When we are trusted by others, our brains release a chemical called oxytocin.

Oxytocin activates a brain network that says, “Let’s work together to get this done.”

But, measuring oxytocin directly involves blood tests — not something most organisations want to subject their employees to.

Organisations need an easier way to quantify trust, and after measuring activity of the brain’s cooperation network multiple ways in my laboratory and conducting field experiments that took me from factory floors to the rainforest of Papua New Guinea, I developed a survey that measures the eight components of organisational trust that cause colleagues’ brains to produce oxytocin.

Conveniently, these eight building blocks of organisational trust can be remembered using the acronym “OXYTOCIN”:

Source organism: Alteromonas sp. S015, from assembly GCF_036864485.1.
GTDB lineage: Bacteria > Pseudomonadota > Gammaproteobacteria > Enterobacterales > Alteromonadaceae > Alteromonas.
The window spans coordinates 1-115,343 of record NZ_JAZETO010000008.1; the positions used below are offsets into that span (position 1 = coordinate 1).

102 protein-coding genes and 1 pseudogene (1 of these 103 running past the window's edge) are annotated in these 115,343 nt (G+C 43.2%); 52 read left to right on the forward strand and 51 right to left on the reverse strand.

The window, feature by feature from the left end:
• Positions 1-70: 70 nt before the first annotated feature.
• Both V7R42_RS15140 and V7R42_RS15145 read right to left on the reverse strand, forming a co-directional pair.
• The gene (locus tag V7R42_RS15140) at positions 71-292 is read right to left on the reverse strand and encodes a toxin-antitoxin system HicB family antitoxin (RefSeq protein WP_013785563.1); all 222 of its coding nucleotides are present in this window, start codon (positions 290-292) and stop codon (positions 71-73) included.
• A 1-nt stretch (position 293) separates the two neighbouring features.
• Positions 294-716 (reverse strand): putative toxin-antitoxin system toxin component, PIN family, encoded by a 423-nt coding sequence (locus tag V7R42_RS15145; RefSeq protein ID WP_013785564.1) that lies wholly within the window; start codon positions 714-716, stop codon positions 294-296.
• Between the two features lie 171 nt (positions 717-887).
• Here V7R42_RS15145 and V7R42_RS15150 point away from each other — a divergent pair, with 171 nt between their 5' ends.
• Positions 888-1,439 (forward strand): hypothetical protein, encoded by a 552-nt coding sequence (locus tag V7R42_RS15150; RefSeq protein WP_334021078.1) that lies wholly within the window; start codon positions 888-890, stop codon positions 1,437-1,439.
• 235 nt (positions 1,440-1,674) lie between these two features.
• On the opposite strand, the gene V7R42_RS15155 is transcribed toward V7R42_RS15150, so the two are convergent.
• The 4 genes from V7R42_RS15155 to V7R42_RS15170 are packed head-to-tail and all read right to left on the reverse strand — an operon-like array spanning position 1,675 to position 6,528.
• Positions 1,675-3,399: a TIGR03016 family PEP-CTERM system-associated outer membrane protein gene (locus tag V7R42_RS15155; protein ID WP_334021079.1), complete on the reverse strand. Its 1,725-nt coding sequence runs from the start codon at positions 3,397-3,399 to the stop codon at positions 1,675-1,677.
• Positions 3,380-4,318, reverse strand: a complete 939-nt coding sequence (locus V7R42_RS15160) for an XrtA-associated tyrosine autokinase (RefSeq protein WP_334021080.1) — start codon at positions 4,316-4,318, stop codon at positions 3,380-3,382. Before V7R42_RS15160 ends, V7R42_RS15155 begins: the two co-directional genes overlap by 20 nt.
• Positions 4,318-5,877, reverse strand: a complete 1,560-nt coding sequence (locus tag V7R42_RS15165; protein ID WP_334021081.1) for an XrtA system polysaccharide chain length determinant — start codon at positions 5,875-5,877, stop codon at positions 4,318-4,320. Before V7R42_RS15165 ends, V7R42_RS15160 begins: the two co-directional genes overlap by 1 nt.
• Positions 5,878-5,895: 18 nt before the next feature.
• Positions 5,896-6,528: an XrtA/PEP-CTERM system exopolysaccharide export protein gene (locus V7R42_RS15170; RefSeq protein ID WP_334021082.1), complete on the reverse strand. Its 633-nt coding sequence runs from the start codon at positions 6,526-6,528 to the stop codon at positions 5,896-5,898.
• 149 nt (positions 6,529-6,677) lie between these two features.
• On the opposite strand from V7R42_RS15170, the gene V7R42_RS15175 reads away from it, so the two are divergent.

Ovation: recognise excellence

eXpectation: create challenges

Yield: delegate generously

Transfer: enable job crafting

Openness: share information broadly

Caring: intentionally build relationships

Invest: facilitate whole-person growth

Natural: be authentic and vulnerable

These eight components can be managed to improve trust and stoke performance.

My team and I measured the OXYTOCIN factors, health, happiness, and work-relevant performance indicators in a nationally representative survey of over 1,000 US working adults.

We found that those working in organisations in the top quartile of trust, compared with those in the lowest quartile, have 106 per cent more energy at work, are 76 per cent more engaged at their jobs, are 50 per cent more productive, and suffer 40 per cent less burnout.

Those in high-trust workplaces are 50 per cent more likely to stay with their employer over the next year and 88 per cent would recommend their organisation as a place to work to family and friends.

Not surprisingly, employees in high-trust organisations are 56 per cent more satisfied with their jobs.